Monday, 27 July 2009

Time for Tea

What to do when the credit is crunchy and the banks and loan sharks are after your blood? Why, throw a defiantly lovely tea party of course!

After hot-footing it down to the Harrods homewares sale and buying lots of Maxwell & Williams' gorgeous floral crockery (okay, it wasn't that frugal!), I laid my table with a linen tablecloth (donated by Mum), gold cutlery from Zara, napkins from the supermarket and candlesticks from Tiger (opposite Primark in Hammersmith). A smattering of flowers later and the table was set. Food was bought from Iceland (I felt like Kerry Katona for a terrifying second) and brought by friends. In the teacups? Earl grey followed by Gordon's Gin. Everything seemed to taste great in this setting.

I thought you might like to see the pictures of my birthday tea. If you are an ardent feminist who loathes florals then I would strongly suggest you look away now...

Wednesday, 22 July 2009

News Just In: The Invisible Festival is Here!

Have fun holding an indoor festival from the comfort of your own home (with Spotify) and help Cancer Research UK at the same time:

Blow(dry) Your Cares Away

I stepped through the glossy doors of Harrods’ Urban Retreat looking (and feeling) like a bedraggled, tired mess. Downtrodden by life in general, I went to meet the newest stylist on the block, Ady. After a friendly chat, several hairbrushes, a lot of heat and a gentle mist of Elnett later, I was ready to face even rush hour with a smile. I had been transformed into a hair-tossing goddess, full to bursting with the sort of confidence money CAN buy. The best part? It even stayed in for work the following day. I strongly recommend (and am going again on Friday!).

Book your appointment:

020 7893 8333

Urban Retreat
Fifth Floor, Harrods

Tuesday, 7 July 2009

Ten Words of Desire

01. Diamond
02. Encrusted
03. Anita
04. Ko
05. Ring
06. Is
07. Exquisite
08. But
09. Over
10. 3K

Sunday, 5 July 2009


Waking up at 7.30am on a Saturday morning would not be something I would usually do. I made the exception for Wimbledon and, stumbling bleary-eyed down Church Street, realised that I was even excited about the day ahead – strawberries and cream, toned young men in white shorts and cool, fruity Pimms – all of this made Wimbledon seem like something I definitely wanted to get involved with. Upon entry, we ignored the over-zealous, camping-overnighters and assumed our position in the scorched field.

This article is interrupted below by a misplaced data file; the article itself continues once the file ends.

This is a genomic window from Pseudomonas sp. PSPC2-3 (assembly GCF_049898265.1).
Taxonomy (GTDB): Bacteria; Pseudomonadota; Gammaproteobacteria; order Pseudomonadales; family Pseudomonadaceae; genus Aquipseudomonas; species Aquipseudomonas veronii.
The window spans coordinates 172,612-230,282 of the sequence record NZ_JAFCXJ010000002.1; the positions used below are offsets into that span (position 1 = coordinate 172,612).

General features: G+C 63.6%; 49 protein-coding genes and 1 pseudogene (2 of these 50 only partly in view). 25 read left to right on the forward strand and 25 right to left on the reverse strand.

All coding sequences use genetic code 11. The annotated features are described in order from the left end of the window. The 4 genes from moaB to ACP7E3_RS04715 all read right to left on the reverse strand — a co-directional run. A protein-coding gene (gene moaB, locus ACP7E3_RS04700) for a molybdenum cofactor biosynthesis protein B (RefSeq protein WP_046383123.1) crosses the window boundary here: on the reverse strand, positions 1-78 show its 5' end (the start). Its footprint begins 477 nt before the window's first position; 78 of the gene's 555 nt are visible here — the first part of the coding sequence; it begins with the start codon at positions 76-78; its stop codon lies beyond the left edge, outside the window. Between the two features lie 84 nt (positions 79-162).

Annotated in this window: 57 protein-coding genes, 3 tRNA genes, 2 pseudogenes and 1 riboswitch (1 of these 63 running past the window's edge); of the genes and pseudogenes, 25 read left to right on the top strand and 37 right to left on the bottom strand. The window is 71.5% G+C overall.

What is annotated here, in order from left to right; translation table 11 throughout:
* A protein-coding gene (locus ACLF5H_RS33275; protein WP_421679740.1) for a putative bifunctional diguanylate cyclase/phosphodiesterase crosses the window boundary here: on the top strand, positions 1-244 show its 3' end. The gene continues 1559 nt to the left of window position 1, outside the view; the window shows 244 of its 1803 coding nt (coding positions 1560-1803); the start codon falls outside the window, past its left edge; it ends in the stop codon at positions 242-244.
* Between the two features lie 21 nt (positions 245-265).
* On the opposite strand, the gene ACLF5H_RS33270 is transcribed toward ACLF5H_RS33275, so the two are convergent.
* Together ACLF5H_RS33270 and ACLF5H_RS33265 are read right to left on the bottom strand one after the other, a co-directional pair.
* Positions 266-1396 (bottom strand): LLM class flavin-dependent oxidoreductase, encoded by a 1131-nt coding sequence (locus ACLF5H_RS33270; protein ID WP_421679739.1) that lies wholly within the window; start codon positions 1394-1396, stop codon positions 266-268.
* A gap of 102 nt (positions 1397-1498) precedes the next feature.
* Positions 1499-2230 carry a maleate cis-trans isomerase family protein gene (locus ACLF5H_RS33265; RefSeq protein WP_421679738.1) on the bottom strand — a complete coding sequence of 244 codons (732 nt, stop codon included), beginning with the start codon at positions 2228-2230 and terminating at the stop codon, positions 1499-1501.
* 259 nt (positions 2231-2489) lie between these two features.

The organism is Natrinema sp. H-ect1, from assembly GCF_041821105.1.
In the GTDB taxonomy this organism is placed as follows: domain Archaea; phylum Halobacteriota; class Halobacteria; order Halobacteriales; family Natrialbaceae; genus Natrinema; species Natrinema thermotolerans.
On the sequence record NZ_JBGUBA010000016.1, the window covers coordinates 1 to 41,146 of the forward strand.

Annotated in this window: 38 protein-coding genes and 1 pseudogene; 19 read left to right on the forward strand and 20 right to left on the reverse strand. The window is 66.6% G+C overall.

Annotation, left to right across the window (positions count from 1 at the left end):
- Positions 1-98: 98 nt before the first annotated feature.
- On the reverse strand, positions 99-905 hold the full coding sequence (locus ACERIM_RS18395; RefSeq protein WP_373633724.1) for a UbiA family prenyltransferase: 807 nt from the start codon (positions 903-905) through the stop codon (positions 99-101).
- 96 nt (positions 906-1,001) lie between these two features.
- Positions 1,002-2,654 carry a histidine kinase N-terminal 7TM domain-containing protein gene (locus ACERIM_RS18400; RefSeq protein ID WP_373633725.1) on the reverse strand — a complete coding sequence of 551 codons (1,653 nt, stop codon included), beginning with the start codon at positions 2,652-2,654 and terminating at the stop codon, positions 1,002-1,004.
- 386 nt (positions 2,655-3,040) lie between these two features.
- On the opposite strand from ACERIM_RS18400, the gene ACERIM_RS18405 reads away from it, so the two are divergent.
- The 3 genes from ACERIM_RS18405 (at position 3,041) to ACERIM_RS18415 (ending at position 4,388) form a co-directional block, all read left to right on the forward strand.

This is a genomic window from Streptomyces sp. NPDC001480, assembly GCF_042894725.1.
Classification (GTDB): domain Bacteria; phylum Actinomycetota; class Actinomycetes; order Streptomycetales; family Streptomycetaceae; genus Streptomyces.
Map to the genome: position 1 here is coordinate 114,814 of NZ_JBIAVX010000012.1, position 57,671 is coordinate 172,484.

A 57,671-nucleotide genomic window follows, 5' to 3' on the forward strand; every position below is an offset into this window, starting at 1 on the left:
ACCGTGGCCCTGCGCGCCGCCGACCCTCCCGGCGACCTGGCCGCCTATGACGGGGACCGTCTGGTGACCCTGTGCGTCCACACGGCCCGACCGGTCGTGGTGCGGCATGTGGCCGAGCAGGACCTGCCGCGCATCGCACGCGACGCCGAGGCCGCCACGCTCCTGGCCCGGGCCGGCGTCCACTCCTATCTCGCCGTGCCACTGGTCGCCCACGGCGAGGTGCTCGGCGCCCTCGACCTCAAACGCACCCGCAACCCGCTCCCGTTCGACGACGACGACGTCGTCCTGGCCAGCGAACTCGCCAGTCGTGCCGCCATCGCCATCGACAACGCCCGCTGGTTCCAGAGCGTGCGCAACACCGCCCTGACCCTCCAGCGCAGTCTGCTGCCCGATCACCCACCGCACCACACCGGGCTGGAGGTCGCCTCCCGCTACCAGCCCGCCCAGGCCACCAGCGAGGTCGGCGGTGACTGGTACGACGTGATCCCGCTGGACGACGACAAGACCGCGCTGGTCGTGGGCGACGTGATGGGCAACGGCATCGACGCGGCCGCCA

It was so hot even that early in the morning and I began to realise we were in for a rather long day. After polishing-off the first Kronenbergs of the morn, we were each handed a ‘queue card’ which allowed us to briefly leave the queue for loo trips and suchlike. My card read ‘11398’ – far from promising. I looked up and pondered the eleven thousand, three hundred and ninety seven people ahead with slight weariness. Along with the queue card, we were also handed a leaflet entitled ‘The Wimbledon Guide to Queuing’ this was met with initial derision (“we are British, I think we all know how to queue!”) but a few hours later, it was the most scintillating read at our disposal and an invaluable commodity. Yes, the queue was long (we arrived at around 9am and got through the entrance at 4.30pm) and there was little to do but the atmosphere, the banter and the wonderful weather made it a much more favourable activity.

Wimbledon itself wasn’t actually all that great - I think you really need proper court tickets to see some actual tennis but the heat of the day combined with mucho drinking perhaps impaired my enjoyment somewhat. By the time we got in all I wanted to do was have a drink of water and a lie-down in the shade - not to grapple with a load of sweaty people for a good position on Henman’s famous hill. I would go back though – perhaps next time I will try camping or, better still, win the ticket ballot.